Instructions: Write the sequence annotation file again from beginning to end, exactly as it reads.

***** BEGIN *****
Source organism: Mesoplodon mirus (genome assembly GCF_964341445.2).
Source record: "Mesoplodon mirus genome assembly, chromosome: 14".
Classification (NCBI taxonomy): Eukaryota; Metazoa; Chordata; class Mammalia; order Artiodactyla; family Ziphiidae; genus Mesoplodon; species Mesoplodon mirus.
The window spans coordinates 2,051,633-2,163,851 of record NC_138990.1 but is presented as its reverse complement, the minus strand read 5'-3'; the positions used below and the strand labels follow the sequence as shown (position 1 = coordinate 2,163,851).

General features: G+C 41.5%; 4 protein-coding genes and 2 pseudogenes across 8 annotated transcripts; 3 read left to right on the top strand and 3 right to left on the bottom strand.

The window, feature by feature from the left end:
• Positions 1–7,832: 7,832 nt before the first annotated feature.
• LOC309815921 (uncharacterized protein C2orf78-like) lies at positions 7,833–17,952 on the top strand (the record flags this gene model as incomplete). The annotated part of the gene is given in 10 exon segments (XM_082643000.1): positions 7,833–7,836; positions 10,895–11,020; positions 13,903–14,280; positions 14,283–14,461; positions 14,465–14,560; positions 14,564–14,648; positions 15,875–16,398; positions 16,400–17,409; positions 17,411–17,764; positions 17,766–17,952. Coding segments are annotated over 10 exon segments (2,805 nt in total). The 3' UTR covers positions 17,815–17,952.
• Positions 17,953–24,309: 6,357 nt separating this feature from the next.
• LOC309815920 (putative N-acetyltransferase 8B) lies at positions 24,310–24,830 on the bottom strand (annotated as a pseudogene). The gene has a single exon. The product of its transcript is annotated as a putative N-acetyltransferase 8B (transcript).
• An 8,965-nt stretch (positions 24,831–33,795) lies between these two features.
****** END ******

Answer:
Source organism: Mesoplodon mirus (genome assembly GCF_964341445.2).
Source record: "Mesoplodon mirus genome assembly, chromosome: 14".
Classification (NCBI taxonomy): Eukaryota; Metazoa; Chordata; class Mammalia; order Artiodactyla; family Ziphiidae; genus Mesoplodon; species Mesoplodon mirus.
The window spans coordinates 2,051,633-2,163,851 of record NC_138990.1 but is presented as its reverse complement, the minus strand read 5'-3'; the positions used below and the strand labels follow the sequence as shown (position 1 = coordinate 2,163,851).

General features: G+C 41.5%; 4 protein-coding genes and 2 pseudogenes across 8 annotated transcripts; 3 read left to right on the top strand and 3 right to left on the bottom strand.

The window, feature by feature from the left end:
• Positions 1–7,832: 7,832 nt before the first annotated feature.
• LOC309815921 (uncharacterized protein C2orf78-like) lies at positions 7,833–17,952 on the top strand (the record flags this gene model as incomplete). The annotated part of the gene is given in 10 exon segments (XM_082643000.1): positions 7,833–7,836; positions 10,895–11,020; positions 13,903–14,280; positions 14,283–14,461; positions 14,465–14,560; positions 14,564–14,648; positions 15,875–16,398; positions 16,400–17,409; positions 17,411–17,764; positions 17,766–17,952. Coding segments are annotated over 10 exon segments (2,805 nt in total). The 3' UTR covers positions 17,815–17,952.
• Positions 17,953–24,309: 6,357 nt separating this feature from the next.
• LOC309815920 (putative N-acetyltransferase 8B) lies at positions 24,310–24,830 on the bottom strand (annotated as a pseudogene). The gene has a single exon. The product of its transcript is annotated as a putative N-acetyltransferase 8B (transcript).
• An 8,965-nt stretch (positions 24,831–33,795) lies between these two features.